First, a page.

"My name Mayiwalku. I’m pujiman (nomadic desert dweller). [I had] no clothes, nothing. Me Karimarra (skin group). My daughter Milangka, mummy Milangka, daddy Purungu. [I was] born long way [away] – Ngarurr I been born. He [they] been coming back [with me], mummy and daddy. He [they] been bringing little one- me. He [they] been walk around, go round. Walking, walking with me. Me baby, eating sand! (laughs) My daddy (motions her father hitting her hand). I been big one (the eldest child). My sister Mulyatingki she told me “May you cheeky one!” I been mujarri (run away), me. I been hit him, my sister. She been crying, telling my mummy. She been hit me then. My daddy always gone long way, hunting marlu (kangaroo) and pussy cat. Get him with a spear. Good feed. He been bring them and cook ‘em. I been get married in Warralong. My nyupa (husband) finished now. Good man. Big one! I’m a single now. Too much children! Dennis, Sally, Pauly, Charlie, Arnold, Doreen and Sandra. My daughter Doreen I been get him (gave birth to) near to Jigalong. All the boys [were born in] Karntimarta, Warralong. In Warralong painting, painting. No fishing – no car! Only painting, painting every day! Yuwayi (yes)!"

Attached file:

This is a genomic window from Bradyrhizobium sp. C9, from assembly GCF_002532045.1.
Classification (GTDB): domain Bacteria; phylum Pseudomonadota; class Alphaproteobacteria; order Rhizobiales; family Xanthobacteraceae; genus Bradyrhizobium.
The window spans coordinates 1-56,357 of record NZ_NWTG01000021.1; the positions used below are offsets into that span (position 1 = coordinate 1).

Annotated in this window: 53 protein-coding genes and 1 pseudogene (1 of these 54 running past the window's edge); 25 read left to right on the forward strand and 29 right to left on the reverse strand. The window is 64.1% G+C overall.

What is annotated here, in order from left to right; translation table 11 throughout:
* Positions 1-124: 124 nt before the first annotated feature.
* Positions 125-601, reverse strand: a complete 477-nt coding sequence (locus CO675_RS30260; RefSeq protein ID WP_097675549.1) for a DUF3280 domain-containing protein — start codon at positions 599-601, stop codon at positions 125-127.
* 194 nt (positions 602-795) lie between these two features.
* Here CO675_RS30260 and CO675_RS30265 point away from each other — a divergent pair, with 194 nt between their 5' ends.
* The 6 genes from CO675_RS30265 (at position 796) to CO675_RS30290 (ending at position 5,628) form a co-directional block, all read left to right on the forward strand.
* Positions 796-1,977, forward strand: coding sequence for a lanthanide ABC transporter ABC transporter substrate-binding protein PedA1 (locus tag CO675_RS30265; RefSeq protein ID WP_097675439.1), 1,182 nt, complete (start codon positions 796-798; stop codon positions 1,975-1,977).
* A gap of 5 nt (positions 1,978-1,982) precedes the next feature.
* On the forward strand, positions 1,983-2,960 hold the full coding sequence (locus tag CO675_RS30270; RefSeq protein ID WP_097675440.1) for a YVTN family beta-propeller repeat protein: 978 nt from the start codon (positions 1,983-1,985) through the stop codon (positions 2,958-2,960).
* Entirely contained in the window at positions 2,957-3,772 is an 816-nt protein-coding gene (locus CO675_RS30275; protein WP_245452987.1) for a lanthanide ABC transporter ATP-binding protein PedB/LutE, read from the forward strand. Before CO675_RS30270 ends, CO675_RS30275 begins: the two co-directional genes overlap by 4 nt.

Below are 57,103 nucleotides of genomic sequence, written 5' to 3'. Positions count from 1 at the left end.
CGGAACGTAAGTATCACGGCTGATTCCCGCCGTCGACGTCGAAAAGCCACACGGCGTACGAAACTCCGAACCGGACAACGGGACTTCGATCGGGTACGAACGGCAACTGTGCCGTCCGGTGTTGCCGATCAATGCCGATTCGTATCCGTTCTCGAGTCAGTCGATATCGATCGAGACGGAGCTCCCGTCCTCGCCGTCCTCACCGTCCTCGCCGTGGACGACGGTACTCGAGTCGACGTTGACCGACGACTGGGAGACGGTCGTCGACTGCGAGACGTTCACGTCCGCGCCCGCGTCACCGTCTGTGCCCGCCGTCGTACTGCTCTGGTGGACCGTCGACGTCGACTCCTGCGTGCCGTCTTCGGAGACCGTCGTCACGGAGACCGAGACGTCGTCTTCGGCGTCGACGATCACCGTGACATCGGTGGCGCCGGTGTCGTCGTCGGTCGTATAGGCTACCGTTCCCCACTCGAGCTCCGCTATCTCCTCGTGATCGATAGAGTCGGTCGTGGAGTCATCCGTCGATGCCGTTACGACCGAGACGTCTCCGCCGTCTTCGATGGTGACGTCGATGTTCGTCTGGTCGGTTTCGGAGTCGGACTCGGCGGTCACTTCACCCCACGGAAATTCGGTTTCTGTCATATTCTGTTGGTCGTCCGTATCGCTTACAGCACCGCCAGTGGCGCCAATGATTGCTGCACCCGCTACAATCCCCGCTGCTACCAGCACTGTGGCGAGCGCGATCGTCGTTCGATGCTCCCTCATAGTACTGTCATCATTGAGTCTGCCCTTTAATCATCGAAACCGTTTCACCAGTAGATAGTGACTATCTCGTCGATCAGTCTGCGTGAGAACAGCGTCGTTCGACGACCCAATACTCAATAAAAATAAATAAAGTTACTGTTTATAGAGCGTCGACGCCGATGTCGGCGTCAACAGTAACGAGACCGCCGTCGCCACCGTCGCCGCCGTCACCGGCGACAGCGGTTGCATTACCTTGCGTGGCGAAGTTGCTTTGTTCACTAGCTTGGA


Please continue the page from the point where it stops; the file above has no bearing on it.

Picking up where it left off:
Mayiwalku was born in the desert at Ngarurr soak in the 1940's. She is the eldest sister of fellow artists Nancy Nyanjilpayi Chapman, Mulyatingki Marney and Marjorie Yates (dec.). As a child and through to young adulthood, Mayiwalku travelled through her parents’ Country with their family. This region encompassed the areas surrounding Punmu, Karlamilyi River and Kunawarritji. Following the death of their parents, the sisters continued to travel in the desert alone, though at times they would meet and travel with other family groups. When Mayiwalku’s family saw white people for the first time, they hid from them in a cave until nighfall. With the construction of the Canning Stock Route in 1910, they increasingly came into contact with European and Martu drovers travelling along the Route. Finally, following an extreme and prolonged drought, Mayiwalku’s family walked into Balfour Downs Station, where they were collected by mission staff and taken to Jigalong Mission. They were one of the last families to leave the desert. Mayiwalku lived and worked for many years at Jigalong mission, eventually moving with her five children to Warralong, where she continues to live today with her children and grandchildren.